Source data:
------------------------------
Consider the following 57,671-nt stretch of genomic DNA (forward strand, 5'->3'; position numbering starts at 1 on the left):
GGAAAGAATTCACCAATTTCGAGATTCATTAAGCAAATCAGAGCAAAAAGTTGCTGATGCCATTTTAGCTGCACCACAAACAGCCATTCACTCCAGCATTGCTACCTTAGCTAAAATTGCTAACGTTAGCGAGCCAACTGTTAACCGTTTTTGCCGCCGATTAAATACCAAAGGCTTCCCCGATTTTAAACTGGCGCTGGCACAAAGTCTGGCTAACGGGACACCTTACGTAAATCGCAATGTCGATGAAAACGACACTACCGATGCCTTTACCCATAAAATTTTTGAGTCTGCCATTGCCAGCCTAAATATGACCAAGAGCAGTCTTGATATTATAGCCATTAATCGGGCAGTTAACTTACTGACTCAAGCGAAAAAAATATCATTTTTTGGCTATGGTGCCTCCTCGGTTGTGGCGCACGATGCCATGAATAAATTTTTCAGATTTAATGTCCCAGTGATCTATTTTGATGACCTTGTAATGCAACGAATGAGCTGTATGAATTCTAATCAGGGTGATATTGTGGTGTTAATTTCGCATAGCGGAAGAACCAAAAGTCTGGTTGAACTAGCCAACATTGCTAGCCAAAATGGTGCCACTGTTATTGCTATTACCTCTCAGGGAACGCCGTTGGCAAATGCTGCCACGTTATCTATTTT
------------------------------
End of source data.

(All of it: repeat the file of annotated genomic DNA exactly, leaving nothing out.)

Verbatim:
Consider the following 57,671-nt stretch of genomic DNA (forward strand, 5'->3'; position numbering starts at 1 on the left):
GGAAAGAATTCACCAATTTCGAGATTCATTAAGCAAATCAGAGCAAAAAGTTGCTGATGCCATTTTAGCTGCACCACAAACAGCCATTCACTCCAGCATTGCTACCTTAGCTAAAATTGCTAACGTTAGCGAGCCAACTGTTAACCGTTTTTGCCGCCGATTAAATACCAAAGGCTTCCCCGATTTTAAACTGGCGCTGGCACAAAGTCTGGCTAACGGGACACCTTACGTAAATCGCAATGTCGATGAAAACGACACTACCGATGCCTTTACCCATAAAATTTTTGAGTCTGCCATTGCCAGCCTAAATATGACCAAGAGCAGTCTTGATATTATAGCCATTAATCGGGCAGTTAACTTACTGACTCAAGCGAAAAAAATATCATTTTTTGGCTATGGTGCCTCCTCGGTTGTGGCGCACGATGCCATGAATAAATTTTTCAGATTTAATGTCCCAGTGATCTATTTTGATGACCTTGTAATGCAACGAATGAGCTGTATGAATTCTAATCAGGGTGATATTGTGGTGTTAATTTCGCATAGCGGAAGAACCAAAAGTCTGGTTGAACTAGCCAACATTGCTAGCCAAAATGGTGCCACTGTTATTGCTATTACCTCTCAGGGAACGCCGTTGGCAAATGCTGCCACGTTATCTATTTT